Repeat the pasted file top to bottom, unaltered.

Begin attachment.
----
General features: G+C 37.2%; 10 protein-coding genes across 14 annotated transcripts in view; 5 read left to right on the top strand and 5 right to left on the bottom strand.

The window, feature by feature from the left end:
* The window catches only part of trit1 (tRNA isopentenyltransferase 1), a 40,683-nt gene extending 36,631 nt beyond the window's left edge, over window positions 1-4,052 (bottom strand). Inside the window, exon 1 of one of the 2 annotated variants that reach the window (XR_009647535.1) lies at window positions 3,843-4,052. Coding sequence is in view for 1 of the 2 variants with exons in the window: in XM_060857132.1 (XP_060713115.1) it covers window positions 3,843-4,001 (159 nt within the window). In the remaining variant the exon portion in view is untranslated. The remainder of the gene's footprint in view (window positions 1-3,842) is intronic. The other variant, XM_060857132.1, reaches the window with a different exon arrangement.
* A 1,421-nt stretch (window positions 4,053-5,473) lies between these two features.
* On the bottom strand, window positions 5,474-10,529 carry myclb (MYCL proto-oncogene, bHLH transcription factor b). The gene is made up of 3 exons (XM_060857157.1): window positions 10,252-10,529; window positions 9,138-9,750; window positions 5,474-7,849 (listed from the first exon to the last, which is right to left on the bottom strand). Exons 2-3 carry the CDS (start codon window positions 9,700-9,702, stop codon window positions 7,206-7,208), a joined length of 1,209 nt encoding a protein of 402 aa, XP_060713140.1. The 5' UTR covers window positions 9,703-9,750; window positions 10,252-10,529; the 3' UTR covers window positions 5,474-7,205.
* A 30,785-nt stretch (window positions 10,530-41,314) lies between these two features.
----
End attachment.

General features: G+C 37.2%; 10 protein-coding genes across 14 annotated transcripts in view; 5 read left to right on the top strand and 5 right to left on the bottom strand.

The window, feature by feature from the left end:
* The window catches only part of trit1 (tRNA isopentenyltransferase 1), a 40,683-nt gene extending 36,631 nt beyond the window's left edge, over window positions 1-4,052 (bottom strand). Inside the window, exon 1 of one of the 2 annotated variants that reach the window (XR_009647535.1) lies at window positions 3,843-4,052. Coding sequence is in view for 1 of the 2 variants with exons in the window: in XM_060857132.1 (XP_060713115.1) it covers window positions 3,843-4,001 (159 nt within the window). In the remaining variant the exon portion in view is untranslated. The remainder of the gene's footprint in view (window positions 1-3,842) is intronic. The other variant, XM_060857132.1, reaches the window with a different exon arrangement.
* A 1,421-nt stretch (window positions 4,053-5,473) lies between these two features.
* On the bottom strand, window positions 5,474-10,529 carry myclb (MYCL proto-oncogene, bHLH transcription factor b). The gene is made up of 3 exons (XM_060857157.1): window positions 10,252-10,529; window positions 9,138-9,750; window positions 5,474-7,849 (listed from the first exon to the last, which is right to left on the bottom strand). Exons 2-3 carry the CDS (start codon window positions 9,700-9,702, stop codon window positions 7,206-7,208), a joined length of 1,209 nt encoding a protein of 402 aa, XP_060713140.1. The 5' UTR covers window positions 9,703-9,750; window positions 10,252-10,529; the 3' UTR covers window positions 5,474-7,205.
* A 30,785-nt stretch (window positions 10,530-41,314) lies between these two features.